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Shrunk array takes more memory than original

by kroach (Pilgrim)
on Nov 10, 2015 at 12:03 UTC ( #1147349=perlquestion: print w/replies, xml ) Need Help??
kroach has asked for the wisdom of the Perl Monks concerning the following question:

I'm using the $# feature to shrink an array. After shrinking to half the size, the array seems to take a bit more memory. How is that possible? (perl 5.10 on 64-bit GNU/Linux)

use strict; use warnings; use feature qw(say); use Devel::Size qw(size); my @array = 1 .. 10_000; say size(\@array); $#array = 5_000; say size(\@array);
Output:
80064 80216

Is there a way to shrink the array without causing it to grow (and probably be reallocated)?



UPDATE: It seems splice doesn't cause the same effect.

my @array = 1 .. 10_000; say size(\@array); splice @array, 5_001; say size(\@array);

Output:

80064 80064

Furthermore, after running a few simple benchmarks, it turns out the splice method is about as fast as last index assignment, so it seems splice doesn't do unnecessary copying in void context.

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Re: Shrunk array takes more memory than original
by BrowserUk (Pope) on Nov 10, 2015 at 13:04 UTC

    Using total_size() rather than size():

    @a = 1 .. 10000;; print total_size \@a;; 320176 $#a = 5000;; print total_size \@a;; 200376

    As you can see, the total size occupied by the array has shrunk by 30%.

    When you initialise the array, you cause perl to allocate 10,000 * 8 (64-bit) pointers as a continuous piece of memory for the array, plus 10,000 * 24 bytes for the scalars = 320,000 bytes (plus a little extra for the array mechanics.

    When you assign to $#array, the size of the base array does not get reallocated (hence the size() doesn't change), but half of the scalars are reclaimed. So now you have 10,000 * 8 plus 5,000 * 24 = 200,000 (plus the little extra).


    With the rise and rise of 'Social' network sites: 'Computers are making people easier to use everyday'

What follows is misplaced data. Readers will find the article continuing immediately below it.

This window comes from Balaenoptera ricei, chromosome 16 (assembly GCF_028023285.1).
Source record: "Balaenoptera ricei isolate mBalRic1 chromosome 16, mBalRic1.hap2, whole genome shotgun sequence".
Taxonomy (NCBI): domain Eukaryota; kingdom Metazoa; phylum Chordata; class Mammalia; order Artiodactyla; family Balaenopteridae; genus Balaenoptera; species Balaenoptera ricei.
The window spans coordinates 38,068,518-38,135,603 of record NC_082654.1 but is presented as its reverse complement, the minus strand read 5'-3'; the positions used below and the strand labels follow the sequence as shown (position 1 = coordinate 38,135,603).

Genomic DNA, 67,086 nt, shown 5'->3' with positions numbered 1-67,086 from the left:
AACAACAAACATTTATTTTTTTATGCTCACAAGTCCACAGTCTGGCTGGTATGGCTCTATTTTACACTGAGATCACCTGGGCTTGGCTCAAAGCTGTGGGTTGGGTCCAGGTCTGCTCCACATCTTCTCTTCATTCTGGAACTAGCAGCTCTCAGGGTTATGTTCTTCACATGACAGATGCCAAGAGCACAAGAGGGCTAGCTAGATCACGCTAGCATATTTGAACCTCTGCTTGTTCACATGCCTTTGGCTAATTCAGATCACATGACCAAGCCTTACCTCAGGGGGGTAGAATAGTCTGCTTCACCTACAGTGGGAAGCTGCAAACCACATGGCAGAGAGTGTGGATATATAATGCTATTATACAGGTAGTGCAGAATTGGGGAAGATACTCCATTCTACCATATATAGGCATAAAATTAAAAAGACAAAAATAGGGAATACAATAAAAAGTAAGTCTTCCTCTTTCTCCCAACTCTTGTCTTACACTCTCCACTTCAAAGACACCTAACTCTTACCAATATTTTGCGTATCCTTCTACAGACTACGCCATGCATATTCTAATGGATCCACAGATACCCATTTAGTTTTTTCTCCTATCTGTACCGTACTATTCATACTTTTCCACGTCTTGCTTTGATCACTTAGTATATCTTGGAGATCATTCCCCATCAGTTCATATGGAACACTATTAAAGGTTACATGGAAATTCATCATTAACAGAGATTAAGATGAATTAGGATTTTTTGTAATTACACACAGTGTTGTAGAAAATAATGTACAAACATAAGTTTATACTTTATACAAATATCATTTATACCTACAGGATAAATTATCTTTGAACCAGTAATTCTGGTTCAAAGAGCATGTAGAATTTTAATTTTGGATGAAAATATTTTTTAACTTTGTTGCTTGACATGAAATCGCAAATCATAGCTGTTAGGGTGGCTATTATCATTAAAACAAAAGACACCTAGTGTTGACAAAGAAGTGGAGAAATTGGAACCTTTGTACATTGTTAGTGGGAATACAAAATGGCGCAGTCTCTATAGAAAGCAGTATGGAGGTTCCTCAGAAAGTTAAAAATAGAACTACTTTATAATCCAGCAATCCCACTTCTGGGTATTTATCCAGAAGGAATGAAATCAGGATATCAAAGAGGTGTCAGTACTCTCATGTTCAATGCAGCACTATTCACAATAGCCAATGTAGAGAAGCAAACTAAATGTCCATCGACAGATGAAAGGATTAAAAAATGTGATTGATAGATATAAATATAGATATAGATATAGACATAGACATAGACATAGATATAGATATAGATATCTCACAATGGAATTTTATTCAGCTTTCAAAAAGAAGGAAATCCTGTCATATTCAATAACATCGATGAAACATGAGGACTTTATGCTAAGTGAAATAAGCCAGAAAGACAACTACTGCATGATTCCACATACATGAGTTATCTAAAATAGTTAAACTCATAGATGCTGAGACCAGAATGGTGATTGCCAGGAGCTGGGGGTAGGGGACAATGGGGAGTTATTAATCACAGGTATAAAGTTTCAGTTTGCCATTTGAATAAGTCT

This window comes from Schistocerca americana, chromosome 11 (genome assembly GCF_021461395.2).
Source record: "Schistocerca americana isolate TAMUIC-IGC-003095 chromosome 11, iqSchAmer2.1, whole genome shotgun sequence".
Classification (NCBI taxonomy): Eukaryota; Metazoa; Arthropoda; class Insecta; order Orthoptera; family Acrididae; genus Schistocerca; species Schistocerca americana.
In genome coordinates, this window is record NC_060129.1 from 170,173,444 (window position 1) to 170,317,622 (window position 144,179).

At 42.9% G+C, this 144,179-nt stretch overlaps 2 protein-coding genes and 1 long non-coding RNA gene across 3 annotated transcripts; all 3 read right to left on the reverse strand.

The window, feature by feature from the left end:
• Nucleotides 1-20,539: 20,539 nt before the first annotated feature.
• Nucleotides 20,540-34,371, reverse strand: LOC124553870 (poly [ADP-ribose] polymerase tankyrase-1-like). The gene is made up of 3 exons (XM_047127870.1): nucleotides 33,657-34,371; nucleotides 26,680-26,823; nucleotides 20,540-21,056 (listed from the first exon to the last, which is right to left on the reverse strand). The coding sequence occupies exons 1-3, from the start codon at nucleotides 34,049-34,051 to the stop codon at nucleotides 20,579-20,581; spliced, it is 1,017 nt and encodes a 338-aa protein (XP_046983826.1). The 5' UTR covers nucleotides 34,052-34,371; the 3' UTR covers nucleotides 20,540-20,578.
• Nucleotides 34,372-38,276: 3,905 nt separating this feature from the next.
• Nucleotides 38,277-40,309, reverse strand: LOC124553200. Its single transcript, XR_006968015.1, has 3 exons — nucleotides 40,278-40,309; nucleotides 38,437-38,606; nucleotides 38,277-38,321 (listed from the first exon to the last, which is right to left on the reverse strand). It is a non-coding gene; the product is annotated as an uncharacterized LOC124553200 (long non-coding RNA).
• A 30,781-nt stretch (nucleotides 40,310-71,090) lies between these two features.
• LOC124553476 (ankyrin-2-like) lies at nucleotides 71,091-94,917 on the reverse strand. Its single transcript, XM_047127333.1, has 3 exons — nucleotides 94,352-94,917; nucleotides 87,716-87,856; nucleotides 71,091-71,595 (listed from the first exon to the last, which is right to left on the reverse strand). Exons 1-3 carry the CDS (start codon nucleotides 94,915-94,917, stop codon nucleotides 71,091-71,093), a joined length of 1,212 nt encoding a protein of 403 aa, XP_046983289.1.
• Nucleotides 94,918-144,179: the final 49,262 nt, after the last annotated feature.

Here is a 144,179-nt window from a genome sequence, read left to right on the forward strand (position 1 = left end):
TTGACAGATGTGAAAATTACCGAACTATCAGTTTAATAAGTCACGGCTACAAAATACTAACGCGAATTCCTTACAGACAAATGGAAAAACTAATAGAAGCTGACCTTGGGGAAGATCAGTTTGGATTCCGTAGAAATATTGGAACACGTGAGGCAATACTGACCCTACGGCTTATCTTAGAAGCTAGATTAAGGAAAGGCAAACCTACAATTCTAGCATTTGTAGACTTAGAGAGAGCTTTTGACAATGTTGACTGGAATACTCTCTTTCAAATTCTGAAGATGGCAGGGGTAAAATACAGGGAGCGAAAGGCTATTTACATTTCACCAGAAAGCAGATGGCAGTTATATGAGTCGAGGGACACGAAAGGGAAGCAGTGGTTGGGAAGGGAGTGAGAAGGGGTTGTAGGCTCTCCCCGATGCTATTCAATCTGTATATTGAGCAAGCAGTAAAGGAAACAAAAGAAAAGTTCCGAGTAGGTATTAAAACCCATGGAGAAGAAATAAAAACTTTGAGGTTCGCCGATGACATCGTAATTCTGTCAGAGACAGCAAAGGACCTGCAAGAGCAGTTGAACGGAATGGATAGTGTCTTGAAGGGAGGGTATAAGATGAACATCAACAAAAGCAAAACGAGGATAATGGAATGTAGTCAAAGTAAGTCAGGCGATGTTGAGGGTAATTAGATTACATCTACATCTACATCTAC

Examine what is said, not who speaks -- Silence betokens consent -- Love the truth but pardon error.
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Re: Shrunk array takes more memory than original
by choroba (Bishop) on Nov 10, 2015 at 12:26 UTC
    The only way how to shrink the memory is to allocate a new array (or undef, but then you can't keep any values after shrinking).
    my @shrunk = @array[0 .. 5_000]; # Array slice. say size(\@shrunk); # 40072

    See also How do I shrink an array in Perl? on StackOverflow.

    لսႽ ᥲᥒ⚪⟊Ⴙᘓᖇ Ꮅᘓᖇ⎱ Ⴙᥲ𝇋ƙᘓᖇ

      I do not mean to shrink the memory, I would like it to stay the same instead of growing.

      I'm not adding anything new to the array and I don't get why it gets larger from having half of its elements removed.

        why it gets larger from having half of its elements removed.

        Because using $#array causes some magic to be attached to the array.

        You don't even have to assign to $#array for this to happen, only reference it:

        @b = 1 .. 10; print size \@b;; 256 print $#b; print size \@b;; 9 440

        And yes, 184 bytes does seem excessive. You'd think that the magic could be stored once and simply referenced for each array using an 4/8-byte pointer.


        With the rise and rise of 'Social' network sites: 'Computers are making people easier to use everyday'
        Examine what is said, not who speaks -- Silence betokens consent -- Love the truth but pardon error.
        "Science is about questioning the status quo. Questioning authority". I knew I was on the right track :)
        In the absence of evidence, opinion is indistinguishable from prejudice.

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